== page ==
For the user

As a rule of thumb an express coach costs some £60 per hour to operate; assuming a very healthy profit margin one could base fares on £90 per hour. Using an 87-seater coach at 80% occupancy  the cost  would be about £1.20 per passenger per hour. Assuming that the coach achieves an average of 55 mph by use of coachway stations on the strategic road network and priority on the trunk road network the fare would be £0.02 per mile*. This cost is ten times lower than the mileage costs of a small car which are 22p a mile based on AA figures (and these car costs do not include the ‘standing costs’ for the vehicle).

  • London-Birmingham: £5.14
  • Cambridge-Birmingham: £3.90
  • Leeds-Sheffield: £1.80

Fares are likely to use a dynamic yield management model where journeys at very popular times may cost more and those in off-peak times less. These models have proved to be very effective at increasing the load-factor on other transport services thereby lowering average fares for everyone. Fares will also be kept down by using Destination Dispatch algoritms where passengers are allocated to vehicles so as to minimise the delays caused by stops at intermediate stations.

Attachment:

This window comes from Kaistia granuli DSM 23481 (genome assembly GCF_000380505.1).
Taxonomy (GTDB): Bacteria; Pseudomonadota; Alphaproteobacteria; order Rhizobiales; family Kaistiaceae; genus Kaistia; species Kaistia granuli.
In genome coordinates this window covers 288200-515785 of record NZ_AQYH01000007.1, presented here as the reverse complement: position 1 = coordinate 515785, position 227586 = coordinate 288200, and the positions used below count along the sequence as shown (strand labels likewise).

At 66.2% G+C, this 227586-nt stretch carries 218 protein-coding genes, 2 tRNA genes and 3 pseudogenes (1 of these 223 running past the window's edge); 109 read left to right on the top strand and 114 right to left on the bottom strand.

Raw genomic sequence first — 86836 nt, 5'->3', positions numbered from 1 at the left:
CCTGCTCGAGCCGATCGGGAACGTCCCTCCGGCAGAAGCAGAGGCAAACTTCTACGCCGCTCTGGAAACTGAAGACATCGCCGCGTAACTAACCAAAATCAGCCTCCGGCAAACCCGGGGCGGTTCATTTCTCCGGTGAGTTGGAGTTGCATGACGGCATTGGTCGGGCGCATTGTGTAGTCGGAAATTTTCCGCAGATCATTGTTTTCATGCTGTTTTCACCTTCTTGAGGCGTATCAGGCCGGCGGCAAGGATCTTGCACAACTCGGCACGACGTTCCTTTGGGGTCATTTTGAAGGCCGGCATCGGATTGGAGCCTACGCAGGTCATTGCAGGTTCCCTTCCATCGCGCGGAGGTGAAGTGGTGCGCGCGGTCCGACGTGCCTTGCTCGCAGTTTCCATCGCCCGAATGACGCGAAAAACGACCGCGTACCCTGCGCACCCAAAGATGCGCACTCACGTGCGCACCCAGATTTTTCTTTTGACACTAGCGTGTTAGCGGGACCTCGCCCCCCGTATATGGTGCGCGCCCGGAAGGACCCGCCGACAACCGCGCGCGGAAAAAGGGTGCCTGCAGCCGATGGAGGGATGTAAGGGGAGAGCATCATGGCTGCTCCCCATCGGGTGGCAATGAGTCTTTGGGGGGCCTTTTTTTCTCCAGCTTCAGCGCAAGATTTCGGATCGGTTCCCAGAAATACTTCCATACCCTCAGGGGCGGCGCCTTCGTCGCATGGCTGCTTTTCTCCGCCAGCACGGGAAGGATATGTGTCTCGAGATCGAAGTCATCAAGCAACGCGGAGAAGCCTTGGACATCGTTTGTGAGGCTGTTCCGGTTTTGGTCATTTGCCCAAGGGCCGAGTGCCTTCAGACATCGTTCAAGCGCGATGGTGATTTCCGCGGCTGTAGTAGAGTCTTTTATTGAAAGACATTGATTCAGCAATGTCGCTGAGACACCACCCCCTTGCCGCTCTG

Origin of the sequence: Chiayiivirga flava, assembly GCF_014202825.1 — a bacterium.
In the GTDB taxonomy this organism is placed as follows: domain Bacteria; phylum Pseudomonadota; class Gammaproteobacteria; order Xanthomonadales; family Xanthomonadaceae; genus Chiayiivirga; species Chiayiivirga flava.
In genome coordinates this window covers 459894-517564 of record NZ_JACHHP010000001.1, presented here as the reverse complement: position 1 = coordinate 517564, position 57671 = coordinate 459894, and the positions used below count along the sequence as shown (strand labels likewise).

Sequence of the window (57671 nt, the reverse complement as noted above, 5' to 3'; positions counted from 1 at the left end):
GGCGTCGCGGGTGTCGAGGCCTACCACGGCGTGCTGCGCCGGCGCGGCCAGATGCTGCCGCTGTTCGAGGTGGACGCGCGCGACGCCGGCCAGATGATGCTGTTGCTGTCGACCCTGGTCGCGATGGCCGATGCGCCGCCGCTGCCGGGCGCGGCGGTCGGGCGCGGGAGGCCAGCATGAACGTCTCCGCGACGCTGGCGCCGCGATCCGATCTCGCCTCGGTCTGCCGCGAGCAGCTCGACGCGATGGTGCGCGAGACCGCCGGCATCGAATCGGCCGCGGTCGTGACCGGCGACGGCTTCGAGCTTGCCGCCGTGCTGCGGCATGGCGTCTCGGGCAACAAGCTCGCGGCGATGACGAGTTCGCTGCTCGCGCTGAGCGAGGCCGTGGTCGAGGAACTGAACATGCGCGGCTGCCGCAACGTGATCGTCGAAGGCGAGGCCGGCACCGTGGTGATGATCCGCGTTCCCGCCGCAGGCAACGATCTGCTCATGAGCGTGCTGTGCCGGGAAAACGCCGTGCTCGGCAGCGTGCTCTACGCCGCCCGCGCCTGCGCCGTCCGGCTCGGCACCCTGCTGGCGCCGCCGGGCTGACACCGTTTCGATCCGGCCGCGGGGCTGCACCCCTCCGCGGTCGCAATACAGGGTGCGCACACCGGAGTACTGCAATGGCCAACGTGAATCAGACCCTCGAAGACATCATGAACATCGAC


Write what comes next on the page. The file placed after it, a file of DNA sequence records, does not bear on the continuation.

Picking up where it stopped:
*Cost for coachway services are only for the main leg of the journey from coachway station to coachway station and do not include the additional costs for the local segments of the journey.

For the government

Unlike rail, express coaches require no subsidy in operation and the costs involved in creating the interchanges is small. The costs are a fraction of those incurred when widening motorways or building new railway lines.

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